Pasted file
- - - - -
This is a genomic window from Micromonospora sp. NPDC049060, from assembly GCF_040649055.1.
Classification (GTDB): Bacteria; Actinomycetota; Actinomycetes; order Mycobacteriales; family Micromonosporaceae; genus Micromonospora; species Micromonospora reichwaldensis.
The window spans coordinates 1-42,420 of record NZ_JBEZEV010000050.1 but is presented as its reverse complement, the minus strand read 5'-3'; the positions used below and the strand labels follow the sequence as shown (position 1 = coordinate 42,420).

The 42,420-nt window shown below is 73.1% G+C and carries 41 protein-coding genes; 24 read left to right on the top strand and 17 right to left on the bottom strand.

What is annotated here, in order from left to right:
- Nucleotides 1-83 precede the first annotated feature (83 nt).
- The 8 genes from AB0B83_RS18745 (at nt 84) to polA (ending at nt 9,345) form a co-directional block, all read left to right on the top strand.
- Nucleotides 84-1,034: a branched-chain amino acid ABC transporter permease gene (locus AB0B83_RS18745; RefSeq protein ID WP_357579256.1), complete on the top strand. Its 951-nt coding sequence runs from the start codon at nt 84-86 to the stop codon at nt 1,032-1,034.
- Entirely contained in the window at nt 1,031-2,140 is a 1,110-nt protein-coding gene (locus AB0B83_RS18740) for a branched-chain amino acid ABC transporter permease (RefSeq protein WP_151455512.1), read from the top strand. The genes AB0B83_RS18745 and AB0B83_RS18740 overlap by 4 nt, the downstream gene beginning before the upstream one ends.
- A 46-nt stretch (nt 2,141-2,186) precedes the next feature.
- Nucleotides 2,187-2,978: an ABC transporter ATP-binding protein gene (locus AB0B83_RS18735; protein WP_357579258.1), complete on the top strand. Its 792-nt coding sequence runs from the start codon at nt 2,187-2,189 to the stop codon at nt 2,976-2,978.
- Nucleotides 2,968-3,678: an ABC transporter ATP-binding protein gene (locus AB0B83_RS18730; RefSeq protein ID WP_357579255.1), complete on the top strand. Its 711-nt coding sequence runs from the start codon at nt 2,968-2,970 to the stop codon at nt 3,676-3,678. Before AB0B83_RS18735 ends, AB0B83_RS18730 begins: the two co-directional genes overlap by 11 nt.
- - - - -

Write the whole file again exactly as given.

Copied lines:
This is a genomic window from Micromonospora sp. NPDC049060, from assembly GCF_040649055.1.
Classification (GTDB): Bacteria; Actinomycetota; Actinomycetes; order Mycobacteriales; family Micromonosporaceae; genus Micromonospora; species Micromonospora reichwaldensis.
The window spans coordinates 1-42,420 of record NZ_JBEZEV010000050.1 but is presented as its reverse complement, the minus strand read 5'-3'; the positions used below and the strand labels follow the sequence as shown (position 1 = coordinate 42,420).

The 42,420-nt window shown below is 73.1% G+C and carries 41 protein-coding genes; 24 read left to right on the top strand and 17 right to left on the bottom strand.

What is annotated here, in order from left to right:
- Nucleotides 1-83 precede the first annotated feature (83 nt).
- The 8 genes from AB0B83_RS18745 (at nt 84) to polA (ending at nt 9,345) form a co-directional block, all read left to right on the top strand.
- Nucleotides 84-1,034: a branched-chain amino acid ABC transporter permease gene (locus AB0B83_RS18745; RefSeq protein ID WP_357579256.1), complete on the top strand. Its 951-nt coding sequence runs from the start codon at nt 84-86 to the stop codon at nt 1,032-1,034.
- Entirely contained in the window at nt 1,031-2,140 is a 1,110-nt protein-coding gene (locus AB0B83_RS18740) for a branched-chain amino acid ABC transporter permease (RefSeq protein WP_151455512.1), read from the top strand. The genes AB0B83_RS18745 and AB0B83_RS18740 overlap by 4 nt, the downstream gene beginning before the upstream one ends.
- A 46-nt stretch (nt 2,141-2,186) precedes the next feature.
- Nucleotides 2,187-2,978: an ABC transporter ATP-binding protein gene (locus AB0B83_RS18735; protein WP_357579258.1), complete on the top strand. Its 792-nt coding sequence runs from the start codon at nt 2,187-2,189 to the stop codon at nt 2,976-2,978.
- Nucleotides 2,968-3,678: an ABC transporter ATP-binding protein gene (locus AB0B83_RS18730; RefSeq protein ID WP_357579255.1), complete on the top strand. Its 711-nt coding sequence runs from the start codon at nt 2,968-2,970 to the stop codon at nt 3,676-3,678. Before AB0B83_RS18735 ends, AB0B83_RS18730 begins: the two co-directional genes overlap by 11 nt.